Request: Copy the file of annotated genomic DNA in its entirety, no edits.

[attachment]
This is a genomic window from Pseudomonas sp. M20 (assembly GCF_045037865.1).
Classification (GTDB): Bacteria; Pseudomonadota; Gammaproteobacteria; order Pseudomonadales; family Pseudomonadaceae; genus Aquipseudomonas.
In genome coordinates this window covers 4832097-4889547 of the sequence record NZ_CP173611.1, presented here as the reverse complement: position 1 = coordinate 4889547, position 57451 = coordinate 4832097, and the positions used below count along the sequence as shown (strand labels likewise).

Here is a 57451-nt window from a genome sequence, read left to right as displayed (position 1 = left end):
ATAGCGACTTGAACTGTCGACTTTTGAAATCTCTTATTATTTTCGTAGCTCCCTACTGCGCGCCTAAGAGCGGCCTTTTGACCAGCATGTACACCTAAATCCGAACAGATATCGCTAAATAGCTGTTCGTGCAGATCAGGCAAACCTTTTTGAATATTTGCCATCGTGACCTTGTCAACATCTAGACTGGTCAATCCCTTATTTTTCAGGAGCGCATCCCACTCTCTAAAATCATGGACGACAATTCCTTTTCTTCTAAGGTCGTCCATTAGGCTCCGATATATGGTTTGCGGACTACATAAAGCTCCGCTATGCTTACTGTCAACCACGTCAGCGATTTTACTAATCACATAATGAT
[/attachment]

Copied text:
This is a genomic window from Pseudomonas sp. M20 (assembly GCF_045037865.1).
Classification (GTDB): Bacteria; Pseudomonadota; Gammaproteobacteria; order Pseudomonadales; family Pseudomonadaceae; genus Aquipseudomonas.
In genome coordinates this window covers 4832097-4889547 of the sequence record NZ_CP173611.1, presented here as the reverse complement: position 1 = coordinate 4889547, position 57451 = coordinate 4832097, and the positions used below count along the sequence as shown (strand labels likewise).

Here is a 57451-nt window from a genome sequence, read left to right as displayed (position 1 = left end):
ATAGCGACTTGAACTGTCGACTTTTGAAATCTCTTATTATTTTCGTAGCTCCCTACTGCGCGCCTAAGAGCGGCCTTTTGACCAGCATGTACACCTAAATCCGAACAGATATCGCTAAATAGCTGTTCGTGCAGATCAGGCAAACCTTTTTGAATATTTGCCATCGTGACCTTGTCAACATCTAGACTGGTCAATCCCTTATTTTTCAGGAGCGCATCCCACTCTCTAAAATCATGGACGACAATTCCTTTTCTTCTAAGGTCGTCCATTAGGCTCCGATATATGGTTTGCGGACTACATAAAGCTCCGCTATGCTTACTGTCAACCACGTCAGCGATTTTACTAATCACATAATGAT